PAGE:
For more information, see Working safely in a confined space
What are the health effects from exposure to hydrogen sulphide?
When inhaled, hydrogen sulphide is absorbed through the lungs and into the blood. Exposure to low levels of the gas may cause irritation to the eyes, nose and throat. Exposure to high levels may cause shortness of breath, lung damage, or cardiac arrest.
Inhaling very high levels of hydrogen sulphide (for example, above 500ppm) may cause immediate collapse and death, and concentrations at 100ppm are dangerous to life and health.
The level of harm to workers caused by exposure to hydrogen sulphide depends on:
- duration: the length of time they are exposed to the gas
- frequency: how often they are exposed
- intensity: how much (concentration) gas they are exposed to
- individual susceptibility: including the worker’s general wellbeing, health and fitness. There may be other factors present such as humidity, and air movement.
You cannot rely on your sense of smell to detect hydrogen sulphide
Small amounts of hydrogen sulphide (low concentrations) smell like rotten eggs, or the gas may smell sickly sweet.
However, hydrogen sulphide rapidly deadens the sense of smell. This means when there is a large amount of the gas (high concentrations), you will not be able to smell it (refer to Table 2 below). This makes hydrogen sulphide very dangerous. You may think the gas is no longer there when in actual fact, its levels may have increased.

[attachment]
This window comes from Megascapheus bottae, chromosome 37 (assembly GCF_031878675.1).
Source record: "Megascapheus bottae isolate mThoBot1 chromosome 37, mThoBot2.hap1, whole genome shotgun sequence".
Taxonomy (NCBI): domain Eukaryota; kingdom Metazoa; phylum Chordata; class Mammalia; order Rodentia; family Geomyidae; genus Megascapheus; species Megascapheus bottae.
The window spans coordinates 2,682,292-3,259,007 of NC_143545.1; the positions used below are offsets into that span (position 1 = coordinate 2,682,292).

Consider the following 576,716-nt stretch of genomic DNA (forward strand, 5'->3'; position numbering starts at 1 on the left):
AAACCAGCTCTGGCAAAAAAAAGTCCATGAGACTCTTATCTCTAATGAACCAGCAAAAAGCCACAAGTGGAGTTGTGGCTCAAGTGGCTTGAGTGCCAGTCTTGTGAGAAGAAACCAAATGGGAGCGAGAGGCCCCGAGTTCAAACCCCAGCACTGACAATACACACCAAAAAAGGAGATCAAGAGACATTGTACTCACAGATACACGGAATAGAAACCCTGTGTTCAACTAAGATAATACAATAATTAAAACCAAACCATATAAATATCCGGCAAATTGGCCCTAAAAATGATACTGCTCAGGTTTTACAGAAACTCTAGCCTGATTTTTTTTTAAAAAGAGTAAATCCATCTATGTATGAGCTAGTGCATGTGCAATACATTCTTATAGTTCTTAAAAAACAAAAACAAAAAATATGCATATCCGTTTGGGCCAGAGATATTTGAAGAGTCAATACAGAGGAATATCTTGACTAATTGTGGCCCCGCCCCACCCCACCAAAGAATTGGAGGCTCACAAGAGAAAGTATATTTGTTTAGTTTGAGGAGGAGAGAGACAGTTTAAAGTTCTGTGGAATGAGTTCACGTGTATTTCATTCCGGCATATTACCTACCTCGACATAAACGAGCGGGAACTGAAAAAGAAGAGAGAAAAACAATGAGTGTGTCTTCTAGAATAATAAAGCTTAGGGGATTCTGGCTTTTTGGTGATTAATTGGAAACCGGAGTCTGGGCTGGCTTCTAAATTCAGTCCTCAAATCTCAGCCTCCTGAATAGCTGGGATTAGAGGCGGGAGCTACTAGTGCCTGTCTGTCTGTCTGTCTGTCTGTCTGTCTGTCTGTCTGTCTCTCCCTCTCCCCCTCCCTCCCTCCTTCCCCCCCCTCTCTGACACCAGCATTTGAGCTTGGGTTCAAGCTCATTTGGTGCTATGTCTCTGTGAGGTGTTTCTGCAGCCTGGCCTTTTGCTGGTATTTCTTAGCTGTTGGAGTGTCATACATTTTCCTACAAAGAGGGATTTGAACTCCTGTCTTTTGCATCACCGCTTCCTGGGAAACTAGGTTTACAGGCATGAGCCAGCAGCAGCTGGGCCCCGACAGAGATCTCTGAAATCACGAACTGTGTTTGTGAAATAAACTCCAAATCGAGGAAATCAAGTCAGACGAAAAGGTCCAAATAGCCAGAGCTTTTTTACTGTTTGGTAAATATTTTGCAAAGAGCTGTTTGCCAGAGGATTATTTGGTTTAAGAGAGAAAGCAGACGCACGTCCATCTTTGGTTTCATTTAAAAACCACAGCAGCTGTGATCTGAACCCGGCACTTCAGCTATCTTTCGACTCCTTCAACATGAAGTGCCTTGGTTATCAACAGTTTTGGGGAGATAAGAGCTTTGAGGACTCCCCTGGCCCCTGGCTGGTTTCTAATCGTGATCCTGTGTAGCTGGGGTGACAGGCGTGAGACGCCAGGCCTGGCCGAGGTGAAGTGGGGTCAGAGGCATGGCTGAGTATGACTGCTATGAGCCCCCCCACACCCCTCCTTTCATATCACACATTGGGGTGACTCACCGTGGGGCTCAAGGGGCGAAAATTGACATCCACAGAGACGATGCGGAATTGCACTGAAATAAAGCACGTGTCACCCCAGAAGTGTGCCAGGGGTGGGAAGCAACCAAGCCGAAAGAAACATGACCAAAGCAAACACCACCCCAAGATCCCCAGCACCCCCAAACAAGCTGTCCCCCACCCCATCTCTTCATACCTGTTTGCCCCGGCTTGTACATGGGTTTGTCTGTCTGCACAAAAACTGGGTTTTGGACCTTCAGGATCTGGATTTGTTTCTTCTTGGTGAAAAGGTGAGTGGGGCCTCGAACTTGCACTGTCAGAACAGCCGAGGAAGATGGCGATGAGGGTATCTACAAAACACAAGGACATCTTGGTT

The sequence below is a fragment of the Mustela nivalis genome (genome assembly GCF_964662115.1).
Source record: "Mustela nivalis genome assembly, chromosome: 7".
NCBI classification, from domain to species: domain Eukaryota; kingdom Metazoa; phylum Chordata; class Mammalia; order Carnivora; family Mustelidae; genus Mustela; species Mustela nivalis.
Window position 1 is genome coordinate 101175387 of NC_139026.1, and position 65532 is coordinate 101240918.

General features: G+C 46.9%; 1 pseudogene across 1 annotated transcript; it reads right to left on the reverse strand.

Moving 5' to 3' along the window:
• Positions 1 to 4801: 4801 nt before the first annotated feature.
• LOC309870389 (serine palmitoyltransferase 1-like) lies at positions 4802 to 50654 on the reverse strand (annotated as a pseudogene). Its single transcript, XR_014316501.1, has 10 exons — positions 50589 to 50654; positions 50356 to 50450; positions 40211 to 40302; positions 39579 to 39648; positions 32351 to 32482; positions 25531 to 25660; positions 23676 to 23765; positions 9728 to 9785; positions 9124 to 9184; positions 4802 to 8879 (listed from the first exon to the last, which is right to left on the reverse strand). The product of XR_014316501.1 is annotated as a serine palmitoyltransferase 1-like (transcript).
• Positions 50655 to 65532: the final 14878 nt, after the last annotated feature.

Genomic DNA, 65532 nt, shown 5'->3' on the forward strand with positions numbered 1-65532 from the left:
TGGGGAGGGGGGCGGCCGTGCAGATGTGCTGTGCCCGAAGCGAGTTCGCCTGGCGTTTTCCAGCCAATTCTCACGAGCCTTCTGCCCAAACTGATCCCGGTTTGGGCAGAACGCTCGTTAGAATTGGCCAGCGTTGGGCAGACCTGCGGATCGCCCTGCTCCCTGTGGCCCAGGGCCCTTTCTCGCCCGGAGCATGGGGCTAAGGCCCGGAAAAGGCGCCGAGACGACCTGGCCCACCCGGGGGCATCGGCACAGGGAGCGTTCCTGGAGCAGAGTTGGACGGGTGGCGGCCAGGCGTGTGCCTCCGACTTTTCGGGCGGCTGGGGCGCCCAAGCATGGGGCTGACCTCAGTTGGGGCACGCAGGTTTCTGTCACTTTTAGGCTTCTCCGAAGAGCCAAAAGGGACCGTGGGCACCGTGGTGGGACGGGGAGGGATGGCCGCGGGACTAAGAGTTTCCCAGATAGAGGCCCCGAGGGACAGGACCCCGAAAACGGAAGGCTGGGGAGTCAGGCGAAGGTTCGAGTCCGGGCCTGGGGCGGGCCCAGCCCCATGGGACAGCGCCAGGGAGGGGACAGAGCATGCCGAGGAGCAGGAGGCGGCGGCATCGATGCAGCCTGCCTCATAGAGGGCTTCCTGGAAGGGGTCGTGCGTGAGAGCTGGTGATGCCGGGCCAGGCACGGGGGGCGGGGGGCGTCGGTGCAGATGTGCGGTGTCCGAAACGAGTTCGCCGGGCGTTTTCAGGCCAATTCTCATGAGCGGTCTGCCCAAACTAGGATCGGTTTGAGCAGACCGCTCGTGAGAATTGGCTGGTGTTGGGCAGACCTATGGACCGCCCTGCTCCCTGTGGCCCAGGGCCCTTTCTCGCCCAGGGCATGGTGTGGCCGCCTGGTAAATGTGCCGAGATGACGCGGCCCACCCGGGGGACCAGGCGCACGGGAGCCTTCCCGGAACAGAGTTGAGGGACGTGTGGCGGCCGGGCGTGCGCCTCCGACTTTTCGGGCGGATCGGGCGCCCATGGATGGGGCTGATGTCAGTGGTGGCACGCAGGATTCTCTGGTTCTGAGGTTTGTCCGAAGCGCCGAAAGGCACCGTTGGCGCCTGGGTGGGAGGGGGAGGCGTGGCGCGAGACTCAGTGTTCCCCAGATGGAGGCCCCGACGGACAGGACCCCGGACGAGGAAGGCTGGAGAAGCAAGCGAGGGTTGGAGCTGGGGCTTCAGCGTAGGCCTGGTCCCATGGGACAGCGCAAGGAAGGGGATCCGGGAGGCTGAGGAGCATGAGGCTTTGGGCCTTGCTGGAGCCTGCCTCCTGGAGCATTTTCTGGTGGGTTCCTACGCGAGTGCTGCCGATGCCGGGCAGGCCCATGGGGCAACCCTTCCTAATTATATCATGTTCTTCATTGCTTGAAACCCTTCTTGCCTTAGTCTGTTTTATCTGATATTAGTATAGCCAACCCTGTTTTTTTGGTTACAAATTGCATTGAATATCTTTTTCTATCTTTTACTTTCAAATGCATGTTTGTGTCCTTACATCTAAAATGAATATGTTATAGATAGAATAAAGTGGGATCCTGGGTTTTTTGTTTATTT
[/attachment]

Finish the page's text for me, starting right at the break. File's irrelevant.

Having a cold or other flu-like symptoms will also affect a person’s ability to smell the gas.
The following table describes the effects that may occur at specific hydrogen sulphide levels. There can also be less apparent, delayed effects from exposure to low levels of hydrogen sulphide.
1ppm represents one part of gas per million parts of air by volume.
|Concentration in parts per million (ppm)||Observations and health effects|
|Less than 1||Most people smell something similar to rotten eggs.|
|3 to 5||Odour is strong|
|20 to 150||
Nose and throat feel dry and irritated. Eyes sting, itch or water, and ‘gas eye’ symptoms (similar to mild conjunctivitis) may occur. Prolonged exposure may cause coughing, hoarseness, shortness of breath, and runny nose.
Hydrogen sulphide levels of 100ppm and higher are immediately dangerous to life and health.
|150 to 200||Sense of smell is blocked (olfactory fatigue).|